Staff: Wendy Nelson, Ph.D., M.P.H.
Wendy Nelson, Ph.D., M.P.H.
Wendy Nelson, Ph.D., M.P.H., has been a member of the Basic Biobehavioral and Psychological Sciences Branch (BBPSB), located in the Division of Cancer Control and Population Sciences (DCCPS) at the National Cancer Institute (NCI), since October 1999. She received undergraduate degrees from Smith College and Duke University School of Nursing, a Master of Public Health degree from Johns Hopkins University School of Hygiene and Public Health, and a Doctorate in Clinical Psychology from Saint Louis University. Dr. Nelson also completed a clinical psychology internship at Harvard University Medical School and a postdoctoral fellowship at Northwestern University Medical School, where she specialized in consultation-liaison psychiatry, health psychology, and chemical dependence treatment.
Early in her career, Dr. Nelson worked in nursing and public health. Her public health career included an Epidemic Intelligence Service fellowship with the Centers for Disease Control and Prevention and several years as an epidemiologist in the Office of Epidemiology and Biostatistics, Center for Drug Evaluation and Research, at the Food and Drug Administration. Prior to working at the National Institutes of Health (NIH), Dr. Nelson was an assistant professor at Northwestern University Medical School, Department of Psychiatry and Behavioral Sciences, where she specialized in behavioral medicine and the treatment of HIV-infected patients and families. In 1998, Dr. Nelson joined the National Institute of Allergy and Infectious Diseases as a behavioral scientist in the Division of AIDS. In 1999, she was appointed program director at NCI and shortly thereafter developed the Basic and Applied Decision Making in Cancer Control initiative in an effort to bridge basic judgment and decision making science and applied cancer prevention and control research. Dr. Nelson's research interests include judgment and decision making, behavioral economics, medical decision making, the role of numeracy in health-related decision making, decision support tool development, behavior maintenance, and ethical issues in clinical trials and behavioral research.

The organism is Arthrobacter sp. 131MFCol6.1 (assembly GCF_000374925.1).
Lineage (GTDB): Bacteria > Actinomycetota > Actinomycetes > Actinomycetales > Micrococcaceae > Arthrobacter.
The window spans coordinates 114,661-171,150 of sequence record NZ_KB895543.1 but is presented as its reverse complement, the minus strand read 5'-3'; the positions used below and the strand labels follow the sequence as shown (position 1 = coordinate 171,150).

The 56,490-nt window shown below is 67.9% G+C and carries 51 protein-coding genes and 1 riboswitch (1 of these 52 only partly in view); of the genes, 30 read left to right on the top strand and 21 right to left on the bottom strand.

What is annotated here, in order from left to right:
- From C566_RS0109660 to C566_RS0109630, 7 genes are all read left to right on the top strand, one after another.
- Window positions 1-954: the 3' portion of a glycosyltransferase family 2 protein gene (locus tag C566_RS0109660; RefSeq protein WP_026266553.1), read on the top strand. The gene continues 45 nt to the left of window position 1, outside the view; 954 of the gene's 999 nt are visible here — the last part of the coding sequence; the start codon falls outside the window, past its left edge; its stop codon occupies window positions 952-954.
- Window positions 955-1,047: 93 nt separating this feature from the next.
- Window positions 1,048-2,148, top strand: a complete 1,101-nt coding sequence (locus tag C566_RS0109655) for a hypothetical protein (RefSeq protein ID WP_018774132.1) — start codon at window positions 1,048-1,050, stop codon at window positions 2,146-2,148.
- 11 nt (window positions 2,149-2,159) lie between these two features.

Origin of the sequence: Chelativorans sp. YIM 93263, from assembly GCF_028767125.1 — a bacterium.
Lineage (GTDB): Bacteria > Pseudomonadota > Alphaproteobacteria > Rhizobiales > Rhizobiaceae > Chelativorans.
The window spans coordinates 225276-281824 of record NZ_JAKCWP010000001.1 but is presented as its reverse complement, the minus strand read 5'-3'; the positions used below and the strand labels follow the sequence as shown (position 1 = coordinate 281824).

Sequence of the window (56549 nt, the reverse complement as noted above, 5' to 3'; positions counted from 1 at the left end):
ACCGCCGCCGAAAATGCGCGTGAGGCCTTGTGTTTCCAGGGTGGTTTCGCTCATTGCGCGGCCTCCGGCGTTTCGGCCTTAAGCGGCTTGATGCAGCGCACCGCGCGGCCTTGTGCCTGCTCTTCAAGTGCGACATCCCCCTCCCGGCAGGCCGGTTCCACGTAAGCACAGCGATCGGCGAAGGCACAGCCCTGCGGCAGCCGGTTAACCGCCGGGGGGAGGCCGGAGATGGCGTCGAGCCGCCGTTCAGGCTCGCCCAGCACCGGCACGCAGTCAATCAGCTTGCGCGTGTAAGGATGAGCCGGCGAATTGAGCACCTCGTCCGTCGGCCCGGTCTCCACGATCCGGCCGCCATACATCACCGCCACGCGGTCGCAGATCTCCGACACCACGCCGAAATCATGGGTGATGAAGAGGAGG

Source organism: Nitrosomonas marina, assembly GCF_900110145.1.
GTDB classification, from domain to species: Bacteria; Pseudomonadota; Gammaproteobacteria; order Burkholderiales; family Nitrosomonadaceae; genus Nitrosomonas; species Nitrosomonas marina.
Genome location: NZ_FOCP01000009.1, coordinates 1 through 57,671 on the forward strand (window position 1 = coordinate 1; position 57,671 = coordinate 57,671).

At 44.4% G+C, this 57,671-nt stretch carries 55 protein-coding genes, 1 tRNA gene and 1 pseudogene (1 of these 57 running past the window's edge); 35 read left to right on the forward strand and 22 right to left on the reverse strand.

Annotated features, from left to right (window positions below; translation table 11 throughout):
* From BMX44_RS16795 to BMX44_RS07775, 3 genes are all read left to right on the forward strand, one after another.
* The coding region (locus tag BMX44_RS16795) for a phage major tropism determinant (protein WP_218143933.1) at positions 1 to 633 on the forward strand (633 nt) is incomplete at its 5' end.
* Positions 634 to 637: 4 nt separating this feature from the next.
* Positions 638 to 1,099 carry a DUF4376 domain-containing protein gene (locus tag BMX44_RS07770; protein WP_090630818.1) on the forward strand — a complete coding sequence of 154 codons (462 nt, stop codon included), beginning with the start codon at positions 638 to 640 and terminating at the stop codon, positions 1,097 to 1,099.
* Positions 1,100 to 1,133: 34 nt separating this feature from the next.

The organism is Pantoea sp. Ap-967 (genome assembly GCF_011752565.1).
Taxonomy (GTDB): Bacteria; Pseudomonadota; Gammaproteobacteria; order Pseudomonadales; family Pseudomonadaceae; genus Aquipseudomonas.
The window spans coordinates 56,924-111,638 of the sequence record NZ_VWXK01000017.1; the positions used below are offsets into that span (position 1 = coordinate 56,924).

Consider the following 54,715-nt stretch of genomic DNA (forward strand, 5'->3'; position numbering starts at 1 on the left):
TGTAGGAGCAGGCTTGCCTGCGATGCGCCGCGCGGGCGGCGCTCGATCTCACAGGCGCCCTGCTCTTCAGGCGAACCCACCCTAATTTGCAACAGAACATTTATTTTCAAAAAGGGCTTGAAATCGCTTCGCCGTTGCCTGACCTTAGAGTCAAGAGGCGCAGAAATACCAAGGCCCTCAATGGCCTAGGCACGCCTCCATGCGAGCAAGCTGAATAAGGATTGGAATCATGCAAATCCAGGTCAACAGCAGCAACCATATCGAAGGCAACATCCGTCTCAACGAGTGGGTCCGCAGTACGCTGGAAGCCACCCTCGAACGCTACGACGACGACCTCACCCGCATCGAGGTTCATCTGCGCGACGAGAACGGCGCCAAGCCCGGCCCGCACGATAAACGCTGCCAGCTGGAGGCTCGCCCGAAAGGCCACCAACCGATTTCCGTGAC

Secondary Branch/Office Appointment:
Health Communication and Informatics Research Branch (HCIRB)
- Decision making/behavioral economics
- Adherence to new cancer therapies
- Communicating genetic risk
- Cognitive effects of cancer treatment
Selected Publications and Presentations
- Nelson, W., Moser, R. P., Gaffey, A., & Waldron, W. Adherence to cervical cancer screening guidelines for U.S. women aged 25-64: data from the 2005 Health Information National Trends Survey (HINTS). J Womens Health (Larchmt) 2009; 18(11):1759-1768.
- Nelson, W.L., & Suls, J. New approaches to understand cognitive changes associated with chemotherapy for non-central nervous system tumors. J Pain Symptom Manage 2013.
- Nelson,W.; Reyna,V.F.; Fagerlin,A.; Lipkus,I.; Peters,E.; Clinical implications of numeracy: theory and practice. Ann Behav Med 2008; 35(3):261-274.
- Reyna, V. F., Nelson, W. L., Han, P. K., & Dieckmann, N. F. How numeracy influences risk comprehension and medical decision making. Psychol.Bull. 2009; 135(6):943-973.
- Waters,E.A.; Sullivan,H.W.; Nelson,W.; Hesse,B.W.; What is my cancer risk? Identifying how Internet-based cancer risk calculators communicate individualized risk estimates to the public. AMIA.Annu.Symp.Proc. 2008:1168.